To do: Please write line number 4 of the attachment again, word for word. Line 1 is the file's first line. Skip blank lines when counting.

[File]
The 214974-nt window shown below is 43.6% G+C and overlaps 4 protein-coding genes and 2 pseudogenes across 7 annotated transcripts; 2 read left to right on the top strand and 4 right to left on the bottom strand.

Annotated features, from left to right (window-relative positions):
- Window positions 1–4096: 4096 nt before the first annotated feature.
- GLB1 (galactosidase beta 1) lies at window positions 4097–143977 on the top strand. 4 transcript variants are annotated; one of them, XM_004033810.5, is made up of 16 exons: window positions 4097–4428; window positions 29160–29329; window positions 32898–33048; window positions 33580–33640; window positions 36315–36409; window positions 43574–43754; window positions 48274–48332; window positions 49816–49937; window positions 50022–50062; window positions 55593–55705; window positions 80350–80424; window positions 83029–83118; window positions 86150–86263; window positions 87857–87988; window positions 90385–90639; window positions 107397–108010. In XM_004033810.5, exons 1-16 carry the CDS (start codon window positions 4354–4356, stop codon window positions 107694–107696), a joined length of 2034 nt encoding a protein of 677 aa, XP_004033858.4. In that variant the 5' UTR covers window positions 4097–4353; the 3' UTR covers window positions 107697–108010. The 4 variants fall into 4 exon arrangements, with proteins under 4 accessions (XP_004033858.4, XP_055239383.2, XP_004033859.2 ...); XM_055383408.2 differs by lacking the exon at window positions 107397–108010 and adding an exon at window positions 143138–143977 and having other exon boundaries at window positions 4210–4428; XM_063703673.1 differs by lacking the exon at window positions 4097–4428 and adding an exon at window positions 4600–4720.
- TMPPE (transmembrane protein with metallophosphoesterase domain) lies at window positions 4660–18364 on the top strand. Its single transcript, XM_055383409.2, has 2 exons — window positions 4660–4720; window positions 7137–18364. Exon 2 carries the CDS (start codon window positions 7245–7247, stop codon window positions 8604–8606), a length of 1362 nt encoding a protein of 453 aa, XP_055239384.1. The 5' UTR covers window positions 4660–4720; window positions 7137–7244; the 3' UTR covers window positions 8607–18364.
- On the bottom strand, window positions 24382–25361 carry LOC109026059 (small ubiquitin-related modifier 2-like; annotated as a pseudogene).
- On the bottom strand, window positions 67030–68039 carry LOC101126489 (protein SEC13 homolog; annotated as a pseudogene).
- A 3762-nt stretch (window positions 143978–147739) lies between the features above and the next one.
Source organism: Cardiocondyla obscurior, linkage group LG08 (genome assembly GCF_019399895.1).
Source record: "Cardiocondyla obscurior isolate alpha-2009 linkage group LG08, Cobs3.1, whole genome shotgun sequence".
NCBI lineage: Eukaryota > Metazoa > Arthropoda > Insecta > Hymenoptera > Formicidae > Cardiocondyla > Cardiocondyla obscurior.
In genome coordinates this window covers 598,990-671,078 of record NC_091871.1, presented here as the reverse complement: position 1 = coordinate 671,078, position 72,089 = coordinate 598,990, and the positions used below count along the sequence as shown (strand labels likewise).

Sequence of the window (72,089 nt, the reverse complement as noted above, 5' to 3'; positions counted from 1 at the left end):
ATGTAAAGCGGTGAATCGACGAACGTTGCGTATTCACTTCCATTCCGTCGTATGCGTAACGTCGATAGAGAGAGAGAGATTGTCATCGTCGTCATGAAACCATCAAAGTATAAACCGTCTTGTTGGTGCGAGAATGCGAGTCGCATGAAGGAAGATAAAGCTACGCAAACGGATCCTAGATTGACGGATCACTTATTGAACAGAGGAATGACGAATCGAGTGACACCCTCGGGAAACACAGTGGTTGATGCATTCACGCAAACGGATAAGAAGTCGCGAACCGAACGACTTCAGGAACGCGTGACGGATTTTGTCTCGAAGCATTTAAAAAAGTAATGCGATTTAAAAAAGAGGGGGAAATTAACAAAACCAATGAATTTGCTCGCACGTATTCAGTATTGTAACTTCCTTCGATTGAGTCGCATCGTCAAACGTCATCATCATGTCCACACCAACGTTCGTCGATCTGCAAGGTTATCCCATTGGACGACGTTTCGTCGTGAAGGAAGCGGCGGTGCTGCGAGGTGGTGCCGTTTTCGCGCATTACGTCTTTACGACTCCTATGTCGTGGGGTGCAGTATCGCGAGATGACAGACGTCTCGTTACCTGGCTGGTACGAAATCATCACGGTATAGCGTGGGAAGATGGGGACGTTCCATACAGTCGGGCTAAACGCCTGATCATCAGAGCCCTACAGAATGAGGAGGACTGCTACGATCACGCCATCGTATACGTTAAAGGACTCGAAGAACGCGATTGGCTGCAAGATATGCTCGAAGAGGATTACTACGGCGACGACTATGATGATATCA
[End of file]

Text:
- GLB1 (galactosidase beta 1) lies at window positions 4097–143977 on the top strand. 4 transcript variants are annotated; one of them, XM_004033810.5, is made up of 16 exons: window positions 4097–4428; window positions 29160–29329; window positions 32898–33048; window positions 33580–33640; window positions 36315–36409; window positions 43574–43754; window positions 48274–48332; window positions 49816–49937; window positions 50022–50062; window positions 55593–55705; window positions 80350–80424; window positions 83029–83118; window positions 86150–86263; window positions 87857–87988; window positions 90385–90639; window positions 107397–108010. In XM_004033810.5, exons 1-16 carry the CDS (start codon window positions 4354–4356, stop codon window positions 107694–107696), a joined length of 2034 nt encoding a protein of 677 aa, XP_004033858.4. In that variant the 5' UTR covers window positions 4097–4353; the 3' UTR covers window positions 107697–108010. The 4 variants fall into 4 exon arrangements, with proteins under 4 accessions (XP_004033858.4, XP_055239383.2, XP_004033859.2 ...); XM_055383408.2 differs by lacking the exon at window positions 107397–108010 and adding an exon at window positions 143138–143977 and having other exon boundaries at window positions 4210–4428; XM_063703673.1 differs by lacking the exon at window positions 4097–4428 and adding an exon at window positions 4600–4720.